THE 2018 FIFA World Cup is in full swing and, so far, it has met all the expectations with some majestic individual and team performances and the drama of some lightweights who have delighted the globe by punching above their weight.
The Russians have, so far, defied alarmist Western media hawks by staging what has been a flawless global football fiesta which has been spiced, in a very big way, by beautiful sights and great sounds from the terraces.
Millions of Zimbabweans have been following the action with many supporting the cause of their African brothers who are representing the continent in Russia with the victory by Senegal, the first win by an African team in the opening matches at this World Cup, triggering wild celebrations across the country.
Of course, we would have wanted our beloved Warriors to be there in Russia because we still believe that the quality of players that we have, and the collective spirit they have in abundance, they would have made it to Russia had they been handed the chance to compete for a place at the finals.
We, however, believe we have an obligation as proud Africans to support those teams from the continent who are representing Africa in Russia because their success is also the collective success of the game on this continent.
Regrettably, while all the focus is on the World Cup, and at a time when we should be having an introspection as a nation while also picking some vital lessons of how we can one day get there, we find ourselves in familiar territory where all that matters to us are ugly boardroom battles.
The Sport and Recreation Commission leaders, rather than providing the leadership that we expect from them in picking some vital lessons from this World Cup have, regrettably, retreated into their weird world where all that matters to them are the same ugly boardroom fights which have crippled our national game and prevented it from realising its full potential.
The SRC’s surprise, if not childish, decision to resort to threats of suspending the ZIFA board at a time they should be leading an introspection as to what we should do to one day feature at the World Cup, is as unfortunate as it is pathetic.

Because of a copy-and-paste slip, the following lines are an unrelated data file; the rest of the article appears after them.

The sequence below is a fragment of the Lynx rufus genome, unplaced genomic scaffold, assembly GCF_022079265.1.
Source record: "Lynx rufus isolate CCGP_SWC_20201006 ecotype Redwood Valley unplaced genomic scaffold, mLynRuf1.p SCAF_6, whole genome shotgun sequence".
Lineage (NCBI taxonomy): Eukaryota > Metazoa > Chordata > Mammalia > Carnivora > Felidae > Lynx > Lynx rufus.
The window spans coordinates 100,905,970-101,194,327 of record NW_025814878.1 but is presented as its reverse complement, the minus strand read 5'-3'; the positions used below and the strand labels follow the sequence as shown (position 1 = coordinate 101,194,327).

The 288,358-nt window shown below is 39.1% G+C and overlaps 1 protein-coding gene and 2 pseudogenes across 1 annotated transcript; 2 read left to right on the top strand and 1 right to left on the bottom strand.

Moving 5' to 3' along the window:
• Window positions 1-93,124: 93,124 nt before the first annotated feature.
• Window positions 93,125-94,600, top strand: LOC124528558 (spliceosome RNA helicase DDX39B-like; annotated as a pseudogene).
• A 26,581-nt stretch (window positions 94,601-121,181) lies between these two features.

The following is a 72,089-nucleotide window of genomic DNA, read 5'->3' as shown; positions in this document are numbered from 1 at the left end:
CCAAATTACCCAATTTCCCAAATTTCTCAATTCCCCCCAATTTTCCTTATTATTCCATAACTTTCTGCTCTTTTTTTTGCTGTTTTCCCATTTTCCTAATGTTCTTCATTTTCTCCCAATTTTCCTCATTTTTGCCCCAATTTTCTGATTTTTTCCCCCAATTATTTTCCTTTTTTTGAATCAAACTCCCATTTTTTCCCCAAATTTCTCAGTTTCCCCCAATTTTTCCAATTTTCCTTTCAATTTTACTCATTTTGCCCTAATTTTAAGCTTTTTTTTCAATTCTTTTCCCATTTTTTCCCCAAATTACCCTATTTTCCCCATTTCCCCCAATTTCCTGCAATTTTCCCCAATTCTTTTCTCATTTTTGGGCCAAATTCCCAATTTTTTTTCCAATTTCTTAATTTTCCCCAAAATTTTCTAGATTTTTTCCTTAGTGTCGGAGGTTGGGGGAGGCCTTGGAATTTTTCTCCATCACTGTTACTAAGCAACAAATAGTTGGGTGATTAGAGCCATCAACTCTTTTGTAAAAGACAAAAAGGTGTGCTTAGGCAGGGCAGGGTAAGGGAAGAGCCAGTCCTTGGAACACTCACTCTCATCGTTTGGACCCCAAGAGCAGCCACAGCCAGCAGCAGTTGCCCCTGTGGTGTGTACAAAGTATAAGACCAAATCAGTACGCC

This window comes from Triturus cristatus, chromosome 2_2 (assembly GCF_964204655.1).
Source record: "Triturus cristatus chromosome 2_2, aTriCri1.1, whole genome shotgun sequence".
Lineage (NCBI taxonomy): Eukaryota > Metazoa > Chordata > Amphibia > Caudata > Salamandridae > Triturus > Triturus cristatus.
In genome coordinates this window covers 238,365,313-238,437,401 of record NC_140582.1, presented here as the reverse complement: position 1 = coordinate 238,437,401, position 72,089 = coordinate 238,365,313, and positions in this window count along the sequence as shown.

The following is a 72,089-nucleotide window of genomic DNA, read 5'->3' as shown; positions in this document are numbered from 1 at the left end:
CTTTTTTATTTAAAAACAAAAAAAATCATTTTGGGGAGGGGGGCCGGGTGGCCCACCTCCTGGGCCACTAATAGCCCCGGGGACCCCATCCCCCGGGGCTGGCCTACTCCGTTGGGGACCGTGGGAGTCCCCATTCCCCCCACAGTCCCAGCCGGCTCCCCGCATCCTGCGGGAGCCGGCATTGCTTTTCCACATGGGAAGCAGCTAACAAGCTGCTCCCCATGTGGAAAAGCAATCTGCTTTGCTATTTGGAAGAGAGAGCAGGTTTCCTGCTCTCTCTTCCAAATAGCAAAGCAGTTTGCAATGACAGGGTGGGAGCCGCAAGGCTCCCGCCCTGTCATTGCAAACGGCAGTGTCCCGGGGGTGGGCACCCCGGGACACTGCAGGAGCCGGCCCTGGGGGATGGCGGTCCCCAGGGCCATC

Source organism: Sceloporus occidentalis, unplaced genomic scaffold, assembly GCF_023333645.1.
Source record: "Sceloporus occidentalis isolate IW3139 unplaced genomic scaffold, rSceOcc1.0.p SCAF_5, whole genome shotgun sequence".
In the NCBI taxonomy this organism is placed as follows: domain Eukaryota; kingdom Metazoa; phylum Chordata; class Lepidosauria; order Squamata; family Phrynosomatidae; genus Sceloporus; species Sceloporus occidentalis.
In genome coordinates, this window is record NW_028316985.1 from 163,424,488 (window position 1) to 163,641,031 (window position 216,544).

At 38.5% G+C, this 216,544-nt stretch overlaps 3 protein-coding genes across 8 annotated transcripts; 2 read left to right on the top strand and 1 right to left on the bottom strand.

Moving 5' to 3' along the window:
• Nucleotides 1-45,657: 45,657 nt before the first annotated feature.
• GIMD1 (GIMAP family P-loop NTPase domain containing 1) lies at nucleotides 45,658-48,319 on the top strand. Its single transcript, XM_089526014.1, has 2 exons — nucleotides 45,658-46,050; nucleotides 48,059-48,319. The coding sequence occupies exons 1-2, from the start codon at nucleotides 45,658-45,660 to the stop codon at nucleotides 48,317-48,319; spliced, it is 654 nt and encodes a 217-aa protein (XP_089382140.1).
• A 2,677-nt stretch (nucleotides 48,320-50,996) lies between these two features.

One, the timing is wrong, because this isn’t the time to try and settle old scores in missions dressed in fake robes as a pursuit for good governance.
And, two, it just shows that those who are in charge of the SRC are driven by an ugly agenda in which the bigger picture of the country’s success on the international scene, and all the good things it brings, doesn’t matter to them.
Three, it is as ill-advised as it is self-destructive because we all know that, even if the SRC were to go ahead and invoke the suspension, it’s the country that will suffer the most because the reaction from FIFA will be swift with our Warriors being banned from the 2019 AFCON qualifiers.
That the same SRC that turned a blind eye to the tsunami that eventually ended with our Warriors being barred from the 2018 World Cup Qualifiers, as they could not provide the former ZIFA leadership with a financial injection to help them avert that ban, suddenly find themselves as having the moral authority to prescribe solutions to the challenges facing our football is unfortunate.
That the same SRC didn’t even raise a red flag when the old ZIFA leaders, under Cuthbert Dube were ignoring repeated FIFA warnings culminating in our suspension from the World Cup qualifiers, shows that this Commission isn’t driven by national, but personal interests.
Dube and his cronies never published even one audited financial statement, but the likes of Joseph Muchechetere were prepared to overlook all that, for one reason or another, until it all exploded in our face with our expulsion from the World Cup qualifiers and a ZIFA debt that ballooned to more than $7 million in just five years.
That the SRC letter to threaten ZIFA came just three days after its chairman Edward Siwela praised the association’s leadership for doing a good job goes to show that those who say the Commission is being driven by a political agenda have a case.
The time has probably come for Sports Minister Kazembe Kazembe to whip this Sports Commission into line because it is not, and has never, served national interest, but narrow personal interests.
Maybe the Minister’s first call should be to ask where all the cash which the SRC have been collecting, which is generated from PSL matches, has gone to — has it been banked or it has found its way into the black market for the benefit of the SRC leaders?
That will be a good starting point.
Because if we have an SRC that doesn’t even know that one of us, Tendai Mtawarira, has become the first Springbok prop to play 100 Test matches, by saluting him with a simple message to congratulate him for his heroics, then it’s not worth being a part of our sport. This SRC should not be allowed to put the country’s continued participation in the 2019 AFCON qualifiers at risk, just to massage their narrow personal interests or cheap political gains, because it has already shown it doesn’t operate for the interests of the country.
It never did when we were being expelled from the 2018 World Cup, dining with those ZIFA leaders who caused that embarrassment, it never did when Mtawarira was being celebrated around the world last Saturday, for clocking a 100 Test caps and it’s not doing so now with its misdirected threats to ZIFA.